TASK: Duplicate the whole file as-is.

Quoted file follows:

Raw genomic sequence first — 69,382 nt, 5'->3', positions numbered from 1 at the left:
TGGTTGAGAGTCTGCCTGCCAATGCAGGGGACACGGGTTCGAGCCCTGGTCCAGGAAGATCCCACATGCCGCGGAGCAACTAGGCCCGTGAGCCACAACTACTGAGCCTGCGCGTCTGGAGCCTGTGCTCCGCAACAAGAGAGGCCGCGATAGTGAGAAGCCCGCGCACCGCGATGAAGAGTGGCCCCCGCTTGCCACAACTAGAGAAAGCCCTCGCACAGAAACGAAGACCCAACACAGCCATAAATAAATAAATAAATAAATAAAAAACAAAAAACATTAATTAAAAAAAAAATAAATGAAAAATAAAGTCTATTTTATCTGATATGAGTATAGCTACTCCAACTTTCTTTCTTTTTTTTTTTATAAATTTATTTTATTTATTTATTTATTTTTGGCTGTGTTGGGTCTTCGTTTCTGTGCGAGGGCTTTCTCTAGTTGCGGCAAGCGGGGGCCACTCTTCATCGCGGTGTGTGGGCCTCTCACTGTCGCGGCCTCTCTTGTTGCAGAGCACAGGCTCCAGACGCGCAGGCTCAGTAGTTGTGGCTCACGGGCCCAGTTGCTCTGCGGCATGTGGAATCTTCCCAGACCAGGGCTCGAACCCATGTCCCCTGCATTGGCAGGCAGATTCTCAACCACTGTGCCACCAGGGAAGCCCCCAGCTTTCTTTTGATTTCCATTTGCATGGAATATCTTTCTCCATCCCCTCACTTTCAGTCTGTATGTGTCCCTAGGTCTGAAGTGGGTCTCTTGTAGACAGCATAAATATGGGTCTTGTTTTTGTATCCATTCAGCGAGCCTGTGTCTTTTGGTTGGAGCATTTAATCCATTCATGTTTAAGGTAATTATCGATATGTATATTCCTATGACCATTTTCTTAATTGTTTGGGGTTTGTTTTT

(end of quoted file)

Raw genomic sequence first — 69,382 nt, 5'->3', positions numbered from 1 at the left:
TGGTTGAGAGTCTGCCTGCCAATGCAGGGGACACGGGTTCGAGCCCTGGTCCAGGAAGATCCCACATGCCGCGGAGCAACTAGGCCCGTGAGCCACAACTACTGAGCCTGCGCGTCTGGAGCCTGTGCTCCGCAACAAGAGAGGCCGCGATAGTGAGAAGCCCGCGCACCGCGATGAAGAGTGGCCCCCGCTTGCCACAACTAGAGAAAGCCCTCGCACAGAAACGAAGACCCAACACAGCCATAAATAAATAAATAAATAAATAAAAAACAAAAAACATTAATTAAAAAAAAAATAAATGAAAAATAAAGTCTATTTTATCTGATATGAGTATAGCTACTCCAACTTTCTTTCTTTTTTTTTTTATAAATTTATTTTATTTATTTATTTATTTTTGGCTGTGTTGGGTCTTCGTTTCTGTGCGAGGGCTTTCTCTAGTTGCGGCAAGCGGGGGCCACTCTTCATCGCGGTGTGTGGGCCTCTCACTGTCGCGGCCTCTCTTGTTGCAGAGCACAGGCTCCAGACGCGCAGGCTCAGTAGTTGTGGCTCACGGGCCCAGTTGCTCTGCGGCATGTGGAATCTTCCCAGACCAGGGCTCGAACCCATGTCCCCTGCATTGGCAGGCAGATTCTCAACCACTGTGCCACCAGGGAAGCCCCCAGCTTTCTTTTGATTTCCATTTGCATGGAATATCTTTCTCCATCCCCTCACTTTCAGTCTGTATGTGTCCCTAGGTCTGAAGTGGGTCTCTTGTAGACAGCATAAATATGGGTCTTGTTTTTGTATCCATTCAGCGAGCCTGTGTCTTTTGGTTGGAGCATTTAATCCATTCATGTTTAAGGTAATTATCGATATGTATATTCCTATGACCATTTTCTTAATTGTTTGGGGTTTGTTTTT